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Ashwood memory architecture allows for much faster memory speeds

Chipmakers realized long ago that extracting more performance from computer processors could be accomplished in ways other than simply reducing the size of the manufacturing process to squeeze more transistors onto a die.

One of the ways chipmakers improved performance was by building multi-core CPUs, like Intel's Penryn processors, that allow for parallel execution of data. Memory chips haven’t been able to keep up with the performance increases we are seeing in processors making for a bottleneck in the performance of computer systems and other devices.

In order to tackle this problem, a cryptographer named Joseph Ashwood has developed a new memory architecture that allows for multi-core memory.

Ashwood dubbed his memory architecture the Ashwood Architecture. According to EETimes the Ashwood architecture integrates smart controller circuitry next to the memory array on a single chip. This provides parallel access to the memory array for hundreds of concurrent processes leading to increased throughput and lower average access times.

Ashwood says, “My design borrows extensively from today's modern multicore CPUs. As far as concurrency goes, my memory architecture shares some features with Fibre Channel.”

Ashwood says his architecture can hit 16Gbytes per second compared to the DDR2 limit of 12 Gbytes per second. The hallmark of the Ashwood architecture is that the larger the number of bit cells in the memory the better the performance.

Ashwood does admit to a couple downsides to his design. The first is that his design is paper only, though it was independently verified by researchers from Carnegie Mellon University. No design was tested of the architecture at the electrical signal level.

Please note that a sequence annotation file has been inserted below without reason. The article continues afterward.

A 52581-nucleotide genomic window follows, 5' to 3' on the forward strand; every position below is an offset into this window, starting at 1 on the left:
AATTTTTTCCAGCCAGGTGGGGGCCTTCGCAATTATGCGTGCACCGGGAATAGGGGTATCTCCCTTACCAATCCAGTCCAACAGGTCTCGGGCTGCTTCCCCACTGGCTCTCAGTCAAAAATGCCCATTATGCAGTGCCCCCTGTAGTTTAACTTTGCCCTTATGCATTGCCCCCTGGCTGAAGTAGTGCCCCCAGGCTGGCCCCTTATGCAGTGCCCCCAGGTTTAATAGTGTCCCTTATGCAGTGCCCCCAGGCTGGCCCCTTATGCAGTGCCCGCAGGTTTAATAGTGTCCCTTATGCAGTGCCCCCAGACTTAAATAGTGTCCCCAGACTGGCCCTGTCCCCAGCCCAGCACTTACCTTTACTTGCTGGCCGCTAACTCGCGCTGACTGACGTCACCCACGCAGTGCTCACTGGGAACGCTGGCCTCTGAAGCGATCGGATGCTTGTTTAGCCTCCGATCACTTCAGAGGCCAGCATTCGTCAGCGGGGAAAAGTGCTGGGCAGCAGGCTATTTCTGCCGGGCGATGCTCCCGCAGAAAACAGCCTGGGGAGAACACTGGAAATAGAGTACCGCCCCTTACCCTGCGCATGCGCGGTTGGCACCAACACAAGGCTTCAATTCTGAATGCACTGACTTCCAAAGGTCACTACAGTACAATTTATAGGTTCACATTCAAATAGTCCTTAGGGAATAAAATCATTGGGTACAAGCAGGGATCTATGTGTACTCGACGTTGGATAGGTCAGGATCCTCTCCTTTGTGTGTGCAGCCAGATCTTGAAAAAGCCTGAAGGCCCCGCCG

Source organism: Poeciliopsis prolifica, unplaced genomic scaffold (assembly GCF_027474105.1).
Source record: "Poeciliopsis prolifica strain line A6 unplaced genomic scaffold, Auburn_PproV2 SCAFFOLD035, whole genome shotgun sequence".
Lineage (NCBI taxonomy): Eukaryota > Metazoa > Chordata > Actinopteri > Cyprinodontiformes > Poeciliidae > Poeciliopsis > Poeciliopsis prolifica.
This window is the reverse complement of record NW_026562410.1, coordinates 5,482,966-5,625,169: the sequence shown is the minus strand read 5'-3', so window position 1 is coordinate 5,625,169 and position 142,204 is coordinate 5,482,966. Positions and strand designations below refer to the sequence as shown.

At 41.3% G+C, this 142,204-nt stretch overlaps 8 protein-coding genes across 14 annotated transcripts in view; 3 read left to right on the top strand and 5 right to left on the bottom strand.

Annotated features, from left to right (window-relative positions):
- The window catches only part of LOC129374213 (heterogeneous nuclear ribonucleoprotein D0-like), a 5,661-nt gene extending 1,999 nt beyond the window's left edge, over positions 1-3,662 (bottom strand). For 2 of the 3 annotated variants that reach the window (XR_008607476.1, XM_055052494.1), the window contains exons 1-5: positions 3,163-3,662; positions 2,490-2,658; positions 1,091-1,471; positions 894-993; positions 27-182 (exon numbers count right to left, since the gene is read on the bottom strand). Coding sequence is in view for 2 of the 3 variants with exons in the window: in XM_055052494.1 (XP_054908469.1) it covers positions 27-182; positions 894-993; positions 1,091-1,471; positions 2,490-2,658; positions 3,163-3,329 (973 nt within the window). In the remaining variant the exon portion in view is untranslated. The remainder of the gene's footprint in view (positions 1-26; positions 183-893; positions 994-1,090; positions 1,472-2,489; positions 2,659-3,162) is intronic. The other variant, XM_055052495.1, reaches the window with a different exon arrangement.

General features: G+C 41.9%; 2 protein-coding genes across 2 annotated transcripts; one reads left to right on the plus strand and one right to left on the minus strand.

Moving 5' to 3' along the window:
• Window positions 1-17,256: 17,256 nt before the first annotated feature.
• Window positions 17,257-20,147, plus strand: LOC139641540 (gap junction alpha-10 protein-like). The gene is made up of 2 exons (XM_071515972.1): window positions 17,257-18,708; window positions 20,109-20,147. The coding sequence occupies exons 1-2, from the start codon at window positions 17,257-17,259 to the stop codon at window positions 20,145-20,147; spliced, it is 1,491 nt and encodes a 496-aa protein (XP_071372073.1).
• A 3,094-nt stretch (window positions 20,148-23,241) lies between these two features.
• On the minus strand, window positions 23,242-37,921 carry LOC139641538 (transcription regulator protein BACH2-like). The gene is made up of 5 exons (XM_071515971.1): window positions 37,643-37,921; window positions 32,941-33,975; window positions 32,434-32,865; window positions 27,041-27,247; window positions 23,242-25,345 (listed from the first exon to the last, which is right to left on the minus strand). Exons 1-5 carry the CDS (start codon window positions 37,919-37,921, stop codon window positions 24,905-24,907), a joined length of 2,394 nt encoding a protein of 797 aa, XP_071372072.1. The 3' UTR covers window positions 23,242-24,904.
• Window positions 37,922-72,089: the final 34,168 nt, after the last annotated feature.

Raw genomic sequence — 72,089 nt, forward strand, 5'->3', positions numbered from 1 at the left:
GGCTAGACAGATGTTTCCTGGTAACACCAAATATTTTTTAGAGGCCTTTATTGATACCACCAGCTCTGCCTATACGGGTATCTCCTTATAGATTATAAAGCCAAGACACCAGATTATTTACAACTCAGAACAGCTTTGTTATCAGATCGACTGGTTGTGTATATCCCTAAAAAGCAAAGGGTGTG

The second drawback is that parallel access overhead of the architecture slows down access time to individual memory cells. However, Ashwood says that the parallel nature of his architecture more than makes up for any slowdowns by executing more commands at the same time.

Ashwood has filed a patent on his architecture that is still pending; until the patent is granted the intricate details of his architecture remain unknown.



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Drawback?
By phattyboombatty on 1/17/2008 10:20:12 AM , Rating: 1
quote:
Ashwood does admit to a couple downsides to his design. The first is that his design is paper only, though it was independently verified by researchers from Carnegie Mellon University.


The fact that the design is only a concept at the moment is not a "drawback" or "downside" to the design.




RE: Drawback?
By TomZ on 1/17/2008 10:35:05 AM , Rating: 2
Well, going from theory to implementation in real products is not without challenges. For example, will this "new" approach be economically viable relative to alternative implementations?


RE: Drawback?
By phattyboombatty on 1/17/2008 10:42:41 AM , Rating: 3
If the design is determined to be difficult to implement or very expensive to implement, those would be drawbacks. But an idea is not a drawback simply because it is only an idea. When people use the term "drawback" in reference to a particular design, they are generally referring to the negatives encountered once the design is fully implemented or the negatives encountered in actually implementing the design.


RE: Drawback?
By Black69ta on 1/17/2008 5:24:50 PM , Rating: 2
Isn't this similar to the idea behind dual channel memory? Parallel Memory Banks to increase bandwidth? Hasn't Intel already hinted at Quad Channel DDR3 in the enthusiast class Nehalem? Doesn't that accomplish the same thing without increased manufacturing costs?


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